I’m not an expert on college tours, but after eleven of them spread out over thirteen states, I definitely have something to say, and a bit of advice.
You will get a feel of a campus within the first five minutes. This shouldn’t completely turn you off to a school, often times you’ll need re-evaluation, but some campuses will click, and others won’t.
Student-directed tours are your best bet. Faculty members are great, but students will know where the hangout spots are, and what the school is like. I’m sure there’s a certain amount of, “I was taught to say this”-itis, but most students will give you their honest opinion.
An info session AND campus tour might not be necessary everywhere. Depending on the school, the info session will be redundant. Every tour I went on had time for Q & A, throughout the tour. You’re able to SEE parts of campus, and get information about the different departments, which is often enough, especially if you’re just looking. If this is your dream school, use the resources, go to the information session, talk to everyone you can. The info session is a higher-level tour without the visuals, which are important. It’s possible to love an educational philosophy, but hate the campus.
Locate the undergraduate admissions office, and have a phone number. This will save you time, hassle, and energy when you first arrive on campus. It’s as simple as a quick google search. If we had gotten the number of the Yale admissions office, we wouldn’t have walked from our old campus parking spot to the admissions building clear across campus, then proceeded to walk the school grounds.
Be prepared with quarters. We spent over half an hour in Cambridge, MA trying to find quarters to feed the meters. Especially in smaller towns, the parking will be limited, and parking decks might not be around.
Find a guide with your ideal major, similar interests, and one who SPEAKS LOUDLY. It seems obvious, but in the moment won’t occur to you.
Be prepared to sweat, walk and hear repeated information. Most tours take place during the summer. If you manage to tour during a breezy day, be grateful. If you do both the tour and the info session, you will hear repeated information. Wear comfortable shoes, because the goal of the tour is to get an accurate picture of what campus living would be like, not just the pretty parts.
Don’t be afraid to ask questions, BUT some questions are best with a personal answer. At the same time, don’t ask stupid questions. You can find a lot on the website. We had several people ask things like, “Do you teach Latin?” or, “Do you have this major?” Google, people. GOOGLE.
Talk to your guide while you walk, and after the tour is finished! They are people after all. I found out some really interesting info by talking to the guides, like obscure history facts, or where to get the best cup of coffee nearby. ;)
Bring a notebook. Take notes. Even if you don’t plan on reading them again, or even using them, they’ll help you stay awake during info sessions, and can be useful when comparing colleges.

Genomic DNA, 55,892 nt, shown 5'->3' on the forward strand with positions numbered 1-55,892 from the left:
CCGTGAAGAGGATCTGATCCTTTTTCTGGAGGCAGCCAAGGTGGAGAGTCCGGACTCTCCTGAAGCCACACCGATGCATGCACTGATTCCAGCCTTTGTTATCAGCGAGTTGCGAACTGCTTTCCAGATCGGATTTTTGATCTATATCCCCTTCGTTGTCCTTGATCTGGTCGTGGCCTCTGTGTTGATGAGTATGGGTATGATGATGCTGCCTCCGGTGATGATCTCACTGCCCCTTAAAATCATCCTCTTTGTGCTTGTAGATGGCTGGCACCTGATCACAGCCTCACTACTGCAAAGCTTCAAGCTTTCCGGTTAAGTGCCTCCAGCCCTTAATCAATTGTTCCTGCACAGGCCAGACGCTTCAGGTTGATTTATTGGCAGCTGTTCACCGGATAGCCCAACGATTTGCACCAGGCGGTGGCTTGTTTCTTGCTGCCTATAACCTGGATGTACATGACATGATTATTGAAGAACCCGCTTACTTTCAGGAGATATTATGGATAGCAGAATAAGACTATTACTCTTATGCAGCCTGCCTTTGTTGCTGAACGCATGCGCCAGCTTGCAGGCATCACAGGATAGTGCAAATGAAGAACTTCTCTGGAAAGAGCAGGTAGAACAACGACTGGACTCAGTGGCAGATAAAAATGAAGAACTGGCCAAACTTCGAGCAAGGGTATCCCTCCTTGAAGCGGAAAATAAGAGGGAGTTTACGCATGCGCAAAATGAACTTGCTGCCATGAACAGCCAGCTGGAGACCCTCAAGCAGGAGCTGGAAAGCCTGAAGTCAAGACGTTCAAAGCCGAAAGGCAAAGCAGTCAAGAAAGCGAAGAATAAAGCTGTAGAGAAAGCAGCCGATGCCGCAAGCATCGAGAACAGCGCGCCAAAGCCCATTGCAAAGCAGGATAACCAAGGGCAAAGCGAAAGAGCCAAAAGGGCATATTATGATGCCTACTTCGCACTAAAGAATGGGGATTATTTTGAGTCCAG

Grab literature. Reference for later. Just do it.
COMMUNICATE. Communicate with the FA advisor, admissions department, faculty, students, whoever you come in contact with. Don’t stalk them or anything, but if you want to get into a school, knowing the system will help you out.
Ask about financial aid, loans, work study programs, grants, scholarships. Just because a school says that they have great financial aid, perhaps even meeting you 100%, doesn’t mean that half of that won’t be loans that you get to pay off five years post-graduation. Work study programs are great- most have you working 10-12 hours a week, which is not a lot of time, and a lot less money that you have to pay.
Use your resources! Twitter, social networking, etc. I asked several people for advice on places to eat, or see, which were far more useful than what I could find in a guidebook. (If you’re ever in Portsmith, Rhode Island, go to the creperie just off the Brown campus. Trust me.)
See the library. You will use it, so you better love it.
Ask about greek life. Dartmouth has heavy involvement in Greek life, and that’s not something I’m interested in. If you’re dying to rush, then Dartmouth may be your cup of tea!
Survey your surroundings. Gonna pick on Dartmouth again- Sorry! Dartmouth has a beautiful campus, in what I like to fondly describe as “Nowhere, New Hampshire.” I already live in Nowhere, North Carolina, so hopping from one to another doesn’t appeal to me. Loving the campus is important, but loving the area is of equal importance.
Ask what YOU’RE looking for in a campus, and out of your education. Not just in a major, but extracurriculars, study abroad programs, even the curriculum style. What do students do on the weekends? Do people stay on campus, or go into the nearest city?
You CAN visit during the school year. In fact, I think I would recommend this. You get a REAL experience of the campus, instead of the watered down version of summer. I’ve also heard of schools giving credit or excused absences for visiting colleges.
Act like a normal person, PLEASE. You are not in competition with every person who is touring. Be nice. Again, this is NOT a contest. That stage comes during applications, silly! Your space will not be compromised by everyone in the info session. So, don’t act that way.
Be comfortable. Most people don’t dress up for tours or info sessions. Interviews call for a more formal outfit, but every interview I had dictated business/business casual attire. The best outfits can be more or less casual depending on what everyone around you is wearing, and won’t wrinkle easily. Tours and info sessions are even more relaxed. Don’t be a prep, wear your non-torn jeans, and nicer shorts, ideally ones without something written on the bum. :)